Blueberries May Help You Fight Cervical Cancer6 years ago | Nutrition
By Joy Stephenson-Laws, JD, Founder
Cervical cancer is one of the leading causes of death in women worldwide. According to the American Cancer Society, about 13,240 new cases of invasive cervical cancer will be diagnosed in 2018. And about 4,170 women are predicted to die from cervical cancer this year. Many cases of cervical cancer occur in women younger than 50.
There are a few options for treatment of cervical cancer. And some of these options may include surgery, radiation therapy, chemotherapy or any combination of these methods. The type of treatment selected usually depends on tumor size, if the cancer has spread and if the patient desires pregnancy in the future.
And in a new study, published in the journal Pathology and Oncology Magazine, researchers found evidence that consuming blueberry extract may play a key role in cervical cancer treatment involving radiation therapy.
“Radiation therapy uses high-energy X-rays and other particles such as gamma rays to destroy cancer cells,” said Dr. Yujiang Fang, lead author of the study.
“For some cancers, such as late-stage cervical cancer, radiation is a good treatment option. However, collateral damage to healthy cells always occurs.”
Fang and her team aimed to find out if blueberry extract would be a good radiosensitizer.
A radiosensitizer is a compound that enhances tumour cell killing while having much less effect on normal tissues.
What made these researchers consider blueberry extract?
The researchers found from a previous study that a compound in red grapes and red wine, called resveratrol, was an effective radiosensitizer in the treatment of prostate cancer with radiation therapy.
Blueberries also contain resveratrol. Additionally, these berries have powerful antioxidant, anti-inflammatory and antibacterial properties. These are all important qualities in keeping cells healthy (especially during cancer treatment).
The researchers tested human cervical cancer cell lines with blueberry extract. They tested the extract alone and in combination with radiation therapy. These methods were then compared to the use of radiation therapy alone.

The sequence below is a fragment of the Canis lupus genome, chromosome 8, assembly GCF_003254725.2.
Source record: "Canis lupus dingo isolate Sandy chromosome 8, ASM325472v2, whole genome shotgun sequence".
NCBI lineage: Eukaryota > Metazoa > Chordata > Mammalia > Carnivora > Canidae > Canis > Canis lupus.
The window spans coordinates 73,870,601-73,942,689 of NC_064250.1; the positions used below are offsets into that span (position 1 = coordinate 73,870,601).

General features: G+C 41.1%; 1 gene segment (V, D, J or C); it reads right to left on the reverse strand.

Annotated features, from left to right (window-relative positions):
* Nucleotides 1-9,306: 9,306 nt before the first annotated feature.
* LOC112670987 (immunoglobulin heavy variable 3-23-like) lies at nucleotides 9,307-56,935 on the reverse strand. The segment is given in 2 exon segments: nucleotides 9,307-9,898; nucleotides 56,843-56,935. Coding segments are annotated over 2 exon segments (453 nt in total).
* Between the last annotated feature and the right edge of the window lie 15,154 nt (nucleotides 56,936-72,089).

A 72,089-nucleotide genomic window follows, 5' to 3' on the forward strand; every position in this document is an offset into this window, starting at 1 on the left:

According to a report on the study, radiation therapy alone reduced the number of cancer cells by 20 percent while the blueberry extract alone led to a 25 percent reduction in cancer cells.
When the blueberry extract and radiation therapy were combined, the number of human cervical cancer cells fell by around 70 percent!
Blueberry extract not only appears to make cancer cells more sensitive to radiation but it also appears to prevent cancer cells from reproducing and encourages them to die.
It should not be surprising that blueberries may be effective in treating cancer, because they are packed with a myriad of nutrients such as copper, folate, choline, vitamin A, vitamin E and manganese.
“As well as anthocyanins, vitamins, and minerals, blueberries contain a diverse range of phenolic compounds such as quercetin, kaempferol, myricetin, and chlorogenic acid. These contribute to the antioxidant capacity of blueberries,” according to a report.
These large amounts of “bioactive compounds place blueberries high on the Aggregate Nutrient Density Index (ANDI). This index rates foods based on their vitamin and mineral content, phytochemical composition, and antioxidant capacity.”